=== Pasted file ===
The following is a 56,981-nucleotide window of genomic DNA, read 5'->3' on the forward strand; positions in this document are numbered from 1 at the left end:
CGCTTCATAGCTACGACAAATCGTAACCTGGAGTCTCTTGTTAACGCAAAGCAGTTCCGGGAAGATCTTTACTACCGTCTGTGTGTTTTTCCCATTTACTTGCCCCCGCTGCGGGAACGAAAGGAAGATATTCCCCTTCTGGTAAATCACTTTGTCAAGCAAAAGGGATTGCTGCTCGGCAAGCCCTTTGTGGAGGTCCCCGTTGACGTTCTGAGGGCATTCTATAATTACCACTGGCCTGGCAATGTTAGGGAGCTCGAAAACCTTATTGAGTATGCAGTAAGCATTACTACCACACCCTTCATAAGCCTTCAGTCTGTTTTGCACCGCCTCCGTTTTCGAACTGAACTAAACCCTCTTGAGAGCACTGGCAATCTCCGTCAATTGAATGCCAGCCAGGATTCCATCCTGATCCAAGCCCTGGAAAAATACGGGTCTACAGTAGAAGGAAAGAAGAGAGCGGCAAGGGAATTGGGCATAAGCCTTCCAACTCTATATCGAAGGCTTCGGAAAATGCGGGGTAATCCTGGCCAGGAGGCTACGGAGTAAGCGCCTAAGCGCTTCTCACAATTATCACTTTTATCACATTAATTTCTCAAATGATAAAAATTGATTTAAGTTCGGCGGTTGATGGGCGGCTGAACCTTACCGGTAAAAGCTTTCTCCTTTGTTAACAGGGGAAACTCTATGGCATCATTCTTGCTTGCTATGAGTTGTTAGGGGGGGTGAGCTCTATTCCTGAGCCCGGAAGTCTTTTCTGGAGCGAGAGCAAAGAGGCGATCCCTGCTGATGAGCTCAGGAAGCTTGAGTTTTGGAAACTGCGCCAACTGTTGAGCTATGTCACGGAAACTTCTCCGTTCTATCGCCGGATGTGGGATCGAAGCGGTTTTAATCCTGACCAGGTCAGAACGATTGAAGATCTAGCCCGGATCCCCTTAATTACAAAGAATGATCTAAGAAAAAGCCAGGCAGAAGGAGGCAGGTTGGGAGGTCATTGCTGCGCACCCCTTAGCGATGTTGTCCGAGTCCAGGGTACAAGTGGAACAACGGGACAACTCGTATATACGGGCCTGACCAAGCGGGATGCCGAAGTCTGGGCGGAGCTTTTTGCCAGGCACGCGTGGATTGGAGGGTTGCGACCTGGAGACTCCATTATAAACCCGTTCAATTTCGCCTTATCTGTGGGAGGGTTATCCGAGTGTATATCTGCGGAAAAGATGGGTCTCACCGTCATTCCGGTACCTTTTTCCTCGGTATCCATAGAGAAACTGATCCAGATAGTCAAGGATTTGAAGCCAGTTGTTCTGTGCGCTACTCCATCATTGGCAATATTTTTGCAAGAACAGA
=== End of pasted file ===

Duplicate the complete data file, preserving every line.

The following is a 56,981-nucleotide window of genomic DNA, read 5'->3' on the forward strand; positions in this document are numbered from 1 at the left end:
CGCTTCATAGCTACGACAAATCGTAACCTGGAGTCTCTTGTTAACGCAAAGCAGTTCCGGGAAGATCTTTACTACCGTCTGTGTGTTTTTCCCATTTACTTGCCCCCGCTGCGGGAACGAAAGGAAGATATTCCCCTTCTGGTAAATCACTTTGTCAAGCAAAAGGGATTGCTGCTCGGCAAGCCCTTTGTGGAGGTCCCCGTTGACGTTCTGAGGGCATTCTATAATTACCACTGGCCTGGCAATGTTAGGGAGCTCGAAAACCTTATTGAGTATGCAGTAAGCATTACTACCACACCCTTCATAAGCCTTCAGTCTGTTTTGCACCGCCTCCGTTTTCGAACTGAACTAAACCCTCTTGAGAGCACTGGCAATCTCCGTCAATTGAATGCCAGCCAGGATTCCATCCTGATCCAAGCCCTGGAAAAATACGGGTCTACAGTAGAAGGAAAGAAGAGAGCGGCAAGGGAATTGGGCATAAGCCTTCCAACTCTATATCGAAGGCTTCGGAAAATGCGGGGTAATCCTGGCCAGGAGGCTACGGAGTAAGCGCCTAAGCGCTTCTCACAATTATCACTTTTATCACATTAATTTCTCAAATGATAAAAATTGATTTAAGTTCGGCGGTTGATGGGCGGCTGAACCTTACCGGTAAAAGCTTTCTCCTTTGTTAACAGGGGAAACTCTATGGCATCATTCTTGCTTGCTATGAGTTGTTAGGGGGGGTGAGCTCTATTCCTGAGCCCGGAAGTCTTTTCTGGAGCGAGAGCAAAGAGGCGATCCCTGCTGATGAGCTCAGGAAGCTTGAGTTTTGGAAACTGCGCCAACTGTTGAGCTATGTCACGGAAACTTCTCCGTTCTATCGCCGGATGTGGGATCGAAGCGGTTTTAATCCTGACCAGGTCAGAACGATTGAAGATCTAGCCCGGATCCCCTTAATTACAAAGAATGATCTAAGAAAAAGCCAGGCAGAAGGAGGCAGGTTGGGAGGTCATTGCTGCGCACCCCTTAGCGATGTTGTCCGAGTCCAGGGTACAAGTGGAACAACGGGACAACTCGTATATACGGGCCTGACCAAGCGGGATGCCGAAGTCTGGGCGGAGCTTTTTGCCAGGCACGCGTGGATTGGAGGGTTGCGACCTGGAGACTCCATTATAAACCCGTTCAATTTCGCCTTATCTGTGGGAGGGTTATCCGAGTGTATATCTGCGGAAAAGATGGGTCTCACCGTCATTCCGGTACCTTTTTCCTCGGTATCCATAGAGAAACTGATCCAGATAGTCAAGGATTTGAAGCCAGTTGTTCTGTGCGCTACTCCATCATTGGCAATATTTTTGCAAGAACAGA